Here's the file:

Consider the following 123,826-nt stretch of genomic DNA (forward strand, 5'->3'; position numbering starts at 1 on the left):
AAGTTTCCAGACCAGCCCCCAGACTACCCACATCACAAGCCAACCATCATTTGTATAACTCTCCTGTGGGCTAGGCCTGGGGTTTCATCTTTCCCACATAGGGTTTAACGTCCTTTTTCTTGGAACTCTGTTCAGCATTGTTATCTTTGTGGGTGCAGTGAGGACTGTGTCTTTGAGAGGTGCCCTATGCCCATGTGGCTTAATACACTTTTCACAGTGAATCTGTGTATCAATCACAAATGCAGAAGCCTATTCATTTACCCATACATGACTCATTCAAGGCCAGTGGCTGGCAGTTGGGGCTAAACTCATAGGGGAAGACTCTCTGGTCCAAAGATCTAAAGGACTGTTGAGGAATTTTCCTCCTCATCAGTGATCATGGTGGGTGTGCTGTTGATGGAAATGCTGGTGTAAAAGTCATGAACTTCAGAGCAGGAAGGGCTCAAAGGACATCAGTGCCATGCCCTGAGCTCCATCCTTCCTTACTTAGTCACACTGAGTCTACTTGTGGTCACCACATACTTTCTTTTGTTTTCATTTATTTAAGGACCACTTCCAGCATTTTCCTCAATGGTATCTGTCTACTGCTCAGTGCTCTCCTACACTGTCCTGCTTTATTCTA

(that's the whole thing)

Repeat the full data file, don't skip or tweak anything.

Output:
Consider the following 123,826-nt stretch of genomic DNA (forward strand, 5'->3'; position numbering starts at 1 on the left):
AAGTTTCCAGACCAGCCCCCAGACTACCCACATCACAAGCCAACCATCATTTGTATAACTCTCCTGTGGGCTAGGCCTGGGGTTTCATCTTTCCCACATAGGGTTTAACGTCCTTTTTCTTGGAACTCTGTTCAGCATTGTTATCTTTGTGGGTGCAGTGAGGACTGTGTCTTTGAGAGGTGCCCTATGCCCATGTGGCTTAATACACTTTTCACAGTGAATCTGTGTATCAATCACAAATGCAGAAGCCTATTCATTTACCCATACATGACTCATTCAAGGCCAGTGGCTGGCAGTTGGGGCTAAACTCATAGGGGAAGACTCTCTGGTCCAAAGATCTAAAGGACTGTTGAGGAATTTTCCTCCTCATCAGTGATCATGGTGGGTGTGCTGTTGATGGAAATGCTGGTGTAAAAGTCATGAACTTCAGAGCAGGAAGGGCTCAAAGGACATCAGTGCCATGCCCTGAGCTCCATCCTTCCTTACTTAGTCACACTGAGTCTACTTGTGGTCACCACATACTTTCTTTTGTTTTCATTTATTTAAGGACCACTTCCAGCATTTTCCTCAATGGTATCTGTCTACTGCTCAGTGCTCTCCTACACTGTCCTGCTTTATTCTA